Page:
Thirteen courts cases since the 2000s and residents of Kingscliff and Tweed Shire Council accept that there is going to be significant disruption to their lives and amenity during the fill and developments of the residential developments at Chinderah. However, it is the severity of the impact of these activities on the community that was up for debate at Tweed Council’s planning meeting last Thursday.
There are predicted to be 32 trucks an hour for 44 weeks for development applications (DA) 20/0860 and 32 trucks per hour for 28 weeks for DA20/0965 if permission is given to bring in fill from the M1 for the sites.
The developer Gales Holdings already has approval to fill the site from the Land and Environment Court (L&EC). However, this designated they use sand from their quarry on the site to fill the land. Gales Holdings are now seeking to use free fill from works on the M1 so that they can then export and sell the sand from the quarry for profit.
Sever impact on Kingscliff
The alteration to the existing approvals would have a severe impact on the local community according to some councillors and the Kingscliff Ratepayers and Progress Association (KRPA) Inc.
‘This will have an enormous impact on the community,’ said councillor Katie Milne at the meeting. ‘There have been over 100 submissions on this DA [20/0860].’
The significant increase in the use of double-B trucks accessing the sites from the M1 to bring in the fill, traffic congestion, noise, dust, vibrations, and road degradation were just some of the negative impacts on community amenity that were raised as issues for the community if the DAs were approved.
Councillor Ron Copper highlighted that there would be 147,000 truck movements on the coast road for one of the DAs and that this would not only impact the local community with people getting to work and school but that it would impact people right down the coast.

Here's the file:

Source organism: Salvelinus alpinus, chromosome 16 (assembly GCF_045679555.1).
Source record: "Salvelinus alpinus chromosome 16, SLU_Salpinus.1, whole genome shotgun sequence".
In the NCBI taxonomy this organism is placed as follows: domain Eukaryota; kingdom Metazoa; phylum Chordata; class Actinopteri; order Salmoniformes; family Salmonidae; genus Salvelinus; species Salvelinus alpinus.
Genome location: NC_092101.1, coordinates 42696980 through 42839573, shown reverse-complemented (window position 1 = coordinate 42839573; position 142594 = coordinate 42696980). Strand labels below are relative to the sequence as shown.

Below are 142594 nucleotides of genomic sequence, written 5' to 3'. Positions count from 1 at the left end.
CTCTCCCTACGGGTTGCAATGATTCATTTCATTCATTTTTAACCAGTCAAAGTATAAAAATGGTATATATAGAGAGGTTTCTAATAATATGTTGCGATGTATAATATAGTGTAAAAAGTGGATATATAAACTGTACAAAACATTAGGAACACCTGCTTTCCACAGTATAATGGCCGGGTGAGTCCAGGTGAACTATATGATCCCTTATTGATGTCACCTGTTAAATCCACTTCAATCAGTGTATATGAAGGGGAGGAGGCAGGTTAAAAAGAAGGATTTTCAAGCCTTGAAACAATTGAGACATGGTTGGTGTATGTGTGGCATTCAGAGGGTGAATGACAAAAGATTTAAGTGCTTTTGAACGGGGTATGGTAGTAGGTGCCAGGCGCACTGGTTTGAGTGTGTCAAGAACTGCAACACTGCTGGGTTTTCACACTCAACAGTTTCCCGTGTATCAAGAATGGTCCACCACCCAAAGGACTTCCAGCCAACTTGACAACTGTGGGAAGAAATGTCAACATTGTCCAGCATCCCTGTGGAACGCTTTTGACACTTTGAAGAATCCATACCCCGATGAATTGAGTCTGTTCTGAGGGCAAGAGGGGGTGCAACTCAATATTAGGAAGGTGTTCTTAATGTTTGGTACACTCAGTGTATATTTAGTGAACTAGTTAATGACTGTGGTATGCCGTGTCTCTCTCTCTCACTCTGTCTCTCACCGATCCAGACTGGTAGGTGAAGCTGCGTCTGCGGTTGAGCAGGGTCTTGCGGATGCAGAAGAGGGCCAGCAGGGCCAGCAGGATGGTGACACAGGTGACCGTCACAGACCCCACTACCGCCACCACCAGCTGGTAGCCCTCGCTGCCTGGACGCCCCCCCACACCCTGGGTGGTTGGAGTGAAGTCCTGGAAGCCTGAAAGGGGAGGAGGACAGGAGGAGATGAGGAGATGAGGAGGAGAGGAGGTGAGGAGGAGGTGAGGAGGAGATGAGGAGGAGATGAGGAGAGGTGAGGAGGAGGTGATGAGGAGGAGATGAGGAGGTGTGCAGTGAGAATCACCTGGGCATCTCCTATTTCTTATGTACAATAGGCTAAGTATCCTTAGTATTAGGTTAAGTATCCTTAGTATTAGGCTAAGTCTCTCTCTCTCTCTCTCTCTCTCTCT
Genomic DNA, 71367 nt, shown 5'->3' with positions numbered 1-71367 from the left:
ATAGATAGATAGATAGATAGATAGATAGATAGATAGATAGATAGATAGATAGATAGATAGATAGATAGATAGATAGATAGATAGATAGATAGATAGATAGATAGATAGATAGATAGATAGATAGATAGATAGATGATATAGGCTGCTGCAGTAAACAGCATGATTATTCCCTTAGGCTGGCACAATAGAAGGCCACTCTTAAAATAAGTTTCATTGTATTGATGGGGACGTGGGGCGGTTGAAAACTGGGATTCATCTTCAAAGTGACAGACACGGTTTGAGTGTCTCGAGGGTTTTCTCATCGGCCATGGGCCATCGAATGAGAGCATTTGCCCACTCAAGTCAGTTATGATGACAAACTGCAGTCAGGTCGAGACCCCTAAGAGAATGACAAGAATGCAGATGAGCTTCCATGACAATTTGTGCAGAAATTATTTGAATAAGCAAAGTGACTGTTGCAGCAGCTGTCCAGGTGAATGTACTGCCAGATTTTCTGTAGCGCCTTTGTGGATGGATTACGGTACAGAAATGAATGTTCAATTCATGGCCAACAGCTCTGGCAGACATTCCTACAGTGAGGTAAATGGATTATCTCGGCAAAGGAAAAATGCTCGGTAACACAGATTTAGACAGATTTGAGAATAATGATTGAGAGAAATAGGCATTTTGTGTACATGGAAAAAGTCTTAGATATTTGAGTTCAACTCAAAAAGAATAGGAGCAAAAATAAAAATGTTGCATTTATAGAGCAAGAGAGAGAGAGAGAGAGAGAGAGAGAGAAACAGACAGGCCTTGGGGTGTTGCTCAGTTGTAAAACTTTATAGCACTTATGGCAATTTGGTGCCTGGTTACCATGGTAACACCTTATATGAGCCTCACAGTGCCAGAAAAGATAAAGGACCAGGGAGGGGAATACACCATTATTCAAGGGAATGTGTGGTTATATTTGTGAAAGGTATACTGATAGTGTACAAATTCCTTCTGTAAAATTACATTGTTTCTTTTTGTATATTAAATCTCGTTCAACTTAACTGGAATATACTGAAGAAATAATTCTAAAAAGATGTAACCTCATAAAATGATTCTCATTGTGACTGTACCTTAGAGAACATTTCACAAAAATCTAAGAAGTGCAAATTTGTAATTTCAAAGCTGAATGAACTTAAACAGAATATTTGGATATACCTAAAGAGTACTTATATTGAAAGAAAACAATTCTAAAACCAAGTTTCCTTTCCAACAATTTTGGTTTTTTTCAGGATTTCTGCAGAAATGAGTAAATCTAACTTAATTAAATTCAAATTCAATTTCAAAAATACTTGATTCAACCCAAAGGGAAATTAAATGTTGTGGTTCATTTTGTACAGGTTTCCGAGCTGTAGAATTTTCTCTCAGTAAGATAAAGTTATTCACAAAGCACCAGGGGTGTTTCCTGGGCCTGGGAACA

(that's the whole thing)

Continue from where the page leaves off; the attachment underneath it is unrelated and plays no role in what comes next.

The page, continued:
‘We shouldn’t impose those amenity issues so the developer can make a profit [by selling the sand],’ said Cr Cooper.
However, Councillor Pryce Allsop argued that there was going to be an impact on the community anyway with moving the sand across the sites from the sand quarry. He said that it was more sustainable to use the fill from the M1.
Responding to this Crs Milne and Cooper highlighted that bringing in fill from approximately 60km away would potentially introduce weeds and other risks like fire ants to the senstive site that would be avoided by using the existing sand.
Mayor Chris Cherry told the meeting that she has ‘major concerns about the amenity impacts of this proposal. I support a workshop to discuss amelioration.’
2,100 new houses
‘This is a significant development that has been on the cards since the mid to late 2000s,’ Peter Newton, president of KRPA told The Echo.
The development, by Gales Holdings, will include 2,100 new residences, parklands, business and education precincts, and expansion of the Kingscliff town centre across all their land holdings west of Kingscliff to the M1.
‘Our association accepts that the residential development is needed and will go ahead,’ said Mr Newton.
‘However, this should not be at further cost to the community.’
According to the detailed submission by KRPA, ‘The impact that the approval of this DA will have on Kingscliff and the surrounding communities should not be underestimated. Should this DA be approved it will cause significant negative impacts for many Kingscliff residents (particularly those residents of Noble Park and surrounding streets) and significant disruption for Kingscliff residents, visitors and businesses in general.’
Both DAs were amended to be deferred to be discussed at a workshop that will include Councillors, the proponent Gale Holdings, some local residents, and representatives from KRPA.